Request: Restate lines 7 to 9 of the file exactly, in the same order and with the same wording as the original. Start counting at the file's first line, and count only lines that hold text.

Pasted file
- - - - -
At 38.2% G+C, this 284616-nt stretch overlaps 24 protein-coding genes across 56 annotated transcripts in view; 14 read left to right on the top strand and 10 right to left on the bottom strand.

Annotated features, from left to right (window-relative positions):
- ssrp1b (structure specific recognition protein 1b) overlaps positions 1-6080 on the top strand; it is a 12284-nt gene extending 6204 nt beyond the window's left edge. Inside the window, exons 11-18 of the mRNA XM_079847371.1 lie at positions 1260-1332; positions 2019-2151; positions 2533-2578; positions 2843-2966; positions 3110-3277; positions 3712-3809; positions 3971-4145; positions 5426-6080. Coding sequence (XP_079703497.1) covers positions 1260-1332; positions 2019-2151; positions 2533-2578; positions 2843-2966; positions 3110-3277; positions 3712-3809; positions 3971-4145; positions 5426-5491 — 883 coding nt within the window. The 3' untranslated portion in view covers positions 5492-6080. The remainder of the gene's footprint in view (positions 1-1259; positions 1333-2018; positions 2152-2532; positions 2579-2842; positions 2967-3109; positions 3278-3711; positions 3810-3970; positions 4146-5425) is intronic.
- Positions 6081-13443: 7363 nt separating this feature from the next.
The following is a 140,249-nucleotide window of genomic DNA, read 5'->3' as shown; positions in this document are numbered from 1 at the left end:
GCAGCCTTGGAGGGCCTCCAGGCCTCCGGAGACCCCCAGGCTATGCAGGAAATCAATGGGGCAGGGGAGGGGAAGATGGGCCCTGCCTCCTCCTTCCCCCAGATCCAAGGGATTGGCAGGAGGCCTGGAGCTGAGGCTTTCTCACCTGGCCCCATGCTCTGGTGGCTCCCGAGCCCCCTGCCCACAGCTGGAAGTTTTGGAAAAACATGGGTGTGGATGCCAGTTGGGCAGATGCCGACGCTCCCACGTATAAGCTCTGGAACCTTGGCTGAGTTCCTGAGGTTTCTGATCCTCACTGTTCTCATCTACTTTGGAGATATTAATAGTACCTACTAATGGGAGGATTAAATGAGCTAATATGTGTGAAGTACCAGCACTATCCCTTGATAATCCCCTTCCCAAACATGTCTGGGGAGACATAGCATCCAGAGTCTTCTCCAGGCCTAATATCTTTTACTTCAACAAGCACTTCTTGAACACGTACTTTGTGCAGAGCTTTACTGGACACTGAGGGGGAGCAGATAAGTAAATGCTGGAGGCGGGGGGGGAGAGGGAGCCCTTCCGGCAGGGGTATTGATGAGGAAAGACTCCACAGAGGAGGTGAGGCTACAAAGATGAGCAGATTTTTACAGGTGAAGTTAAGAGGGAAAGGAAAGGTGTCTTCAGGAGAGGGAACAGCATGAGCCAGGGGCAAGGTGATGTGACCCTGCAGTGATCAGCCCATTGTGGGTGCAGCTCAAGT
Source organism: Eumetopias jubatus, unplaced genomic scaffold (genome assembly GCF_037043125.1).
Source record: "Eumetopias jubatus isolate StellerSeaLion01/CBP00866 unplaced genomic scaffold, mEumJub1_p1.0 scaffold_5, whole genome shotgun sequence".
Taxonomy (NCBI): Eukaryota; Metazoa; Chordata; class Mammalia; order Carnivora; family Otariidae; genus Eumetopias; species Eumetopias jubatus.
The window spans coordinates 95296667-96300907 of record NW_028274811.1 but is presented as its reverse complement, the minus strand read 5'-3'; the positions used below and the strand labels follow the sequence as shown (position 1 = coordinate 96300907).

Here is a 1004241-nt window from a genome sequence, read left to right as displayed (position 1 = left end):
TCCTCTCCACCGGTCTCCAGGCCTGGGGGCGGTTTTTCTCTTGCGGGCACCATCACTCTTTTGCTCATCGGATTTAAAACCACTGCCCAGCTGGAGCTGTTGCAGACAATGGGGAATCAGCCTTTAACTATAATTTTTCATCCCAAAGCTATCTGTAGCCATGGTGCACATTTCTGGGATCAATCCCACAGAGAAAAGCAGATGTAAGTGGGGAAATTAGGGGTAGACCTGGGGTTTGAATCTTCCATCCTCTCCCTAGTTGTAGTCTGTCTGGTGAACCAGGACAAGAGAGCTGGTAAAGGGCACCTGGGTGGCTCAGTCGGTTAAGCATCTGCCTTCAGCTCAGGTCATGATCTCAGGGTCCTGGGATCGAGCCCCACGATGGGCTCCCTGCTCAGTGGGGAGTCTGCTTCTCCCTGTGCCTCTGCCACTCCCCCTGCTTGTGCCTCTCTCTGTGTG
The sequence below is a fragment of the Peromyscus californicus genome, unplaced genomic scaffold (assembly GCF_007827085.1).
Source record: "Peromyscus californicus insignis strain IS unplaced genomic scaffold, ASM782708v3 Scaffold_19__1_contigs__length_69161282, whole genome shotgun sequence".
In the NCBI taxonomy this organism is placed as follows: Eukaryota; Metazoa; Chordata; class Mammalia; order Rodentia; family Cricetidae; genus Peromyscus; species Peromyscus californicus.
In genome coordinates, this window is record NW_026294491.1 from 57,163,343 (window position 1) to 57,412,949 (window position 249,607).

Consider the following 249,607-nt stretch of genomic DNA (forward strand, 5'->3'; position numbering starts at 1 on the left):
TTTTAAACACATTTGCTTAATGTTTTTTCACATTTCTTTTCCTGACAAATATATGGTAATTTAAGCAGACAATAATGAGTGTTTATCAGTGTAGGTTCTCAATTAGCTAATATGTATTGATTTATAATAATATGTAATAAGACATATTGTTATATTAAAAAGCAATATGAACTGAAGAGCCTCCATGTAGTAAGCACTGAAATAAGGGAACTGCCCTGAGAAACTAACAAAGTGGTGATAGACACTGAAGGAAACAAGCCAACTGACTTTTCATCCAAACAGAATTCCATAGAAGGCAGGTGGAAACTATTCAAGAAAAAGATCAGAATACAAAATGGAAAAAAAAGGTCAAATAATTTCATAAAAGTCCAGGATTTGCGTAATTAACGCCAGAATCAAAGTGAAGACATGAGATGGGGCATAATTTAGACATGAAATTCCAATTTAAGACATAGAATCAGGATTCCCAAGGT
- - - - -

Source organism: Eumetopias jubatus, unplaced genomic scaffold (genome assembly GCF_037043125.1).
Source record: "Eumetopias jubatus isolate StellerSeaLion01/CBP00866 unplaced genomic scaffold, mEumJub1_p1.0 scaffold_5, whole genome shotgun sequence".
Taxonomy (NCBI): Eukaryota; Metazoa; Chordata; class Mammalia; order Carnivora; family Otariidae; genus Eumetopias; species Eumetopias jubatus.